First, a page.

The Relationship between Power and Trust
When people are clearing and one person won’t let go of their story about the other person, I know there’s a power/trust problem. Either the person doesn’t trust the other person, or even more importantly, they don’t trust themselves to take care of themselves if things don’t go well. Sometimes, simply pointing this out will help someone change their position relative to the story, or at least we can make a plan for what they need to do to build trust with themselves before they will change their story to include the other person’s story. I don’t even try to build trust across a relationship between two people when the person doesn’t trust themselves.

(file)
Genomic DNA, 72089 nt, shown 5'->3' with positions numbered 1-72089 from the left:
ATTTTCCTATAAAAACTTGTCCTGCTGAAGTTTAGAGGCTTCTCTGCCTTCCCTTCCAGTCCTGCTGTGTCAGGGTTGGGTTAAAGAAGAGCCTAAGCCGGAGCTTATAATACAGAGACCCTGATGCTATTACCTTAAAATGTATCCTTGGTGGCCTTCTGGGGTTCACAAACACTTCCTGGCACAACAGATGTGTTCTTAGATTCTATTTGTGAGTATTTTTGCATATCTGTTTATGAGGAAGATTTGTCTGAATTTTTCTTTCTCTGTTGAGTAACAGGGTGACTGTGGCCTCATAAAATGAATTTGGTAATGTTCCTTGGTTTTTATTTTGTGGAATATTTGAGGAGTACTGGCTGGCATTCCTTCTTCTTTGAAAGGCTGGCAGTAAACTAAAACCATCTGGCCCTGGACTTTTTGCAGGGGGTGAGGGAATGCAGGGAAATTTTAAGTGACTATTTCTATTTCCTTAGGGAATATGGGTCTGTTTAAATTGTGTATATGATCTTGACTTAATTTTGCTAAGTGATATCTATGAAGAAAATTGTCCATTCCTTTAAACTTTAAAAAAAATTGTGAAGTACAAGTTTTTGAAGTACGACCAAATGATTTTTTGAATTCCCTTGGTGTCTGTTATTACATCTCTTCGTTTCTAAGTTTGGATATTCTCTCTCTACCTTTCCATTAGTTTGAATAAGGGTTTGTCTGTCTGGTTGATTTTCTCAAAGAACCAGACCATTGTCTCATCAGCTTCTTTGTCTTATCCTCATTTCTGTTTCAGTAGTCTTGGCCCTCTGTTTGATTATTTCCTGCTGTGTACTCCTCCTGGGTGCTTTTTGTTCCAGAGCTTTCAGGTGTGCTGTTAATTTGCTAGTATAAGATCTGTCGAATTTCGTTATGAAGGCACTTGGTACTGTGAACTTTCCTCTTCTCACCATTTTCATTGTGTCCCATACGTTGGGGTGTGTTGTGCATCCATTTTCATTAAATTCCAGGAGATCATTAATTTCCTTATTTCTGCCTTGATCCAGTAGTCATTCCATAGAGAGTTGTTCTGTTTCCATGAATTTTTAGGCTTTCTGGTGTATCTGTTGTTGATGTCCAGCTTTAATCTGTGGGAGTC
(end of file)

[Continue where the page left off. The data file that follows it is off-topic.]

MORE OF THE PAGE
One of the reasons people hold onto their defensive stories is that they don’t trust themselves to hold boundaries without their story. The negative story holds the boundary and then we can take the action we need to take. If we have a more compassionate or big picture story, we might not then take care of ourselves and our needs. If we can build self-trust that we will hold a boundary anyway, then we can accept other people’s stories as also true.
Once we’ve established self-trust, then we can apply the Trust Formula to create an analysis for why they don’t trust the other person. We’ll talk about that more in the next activity.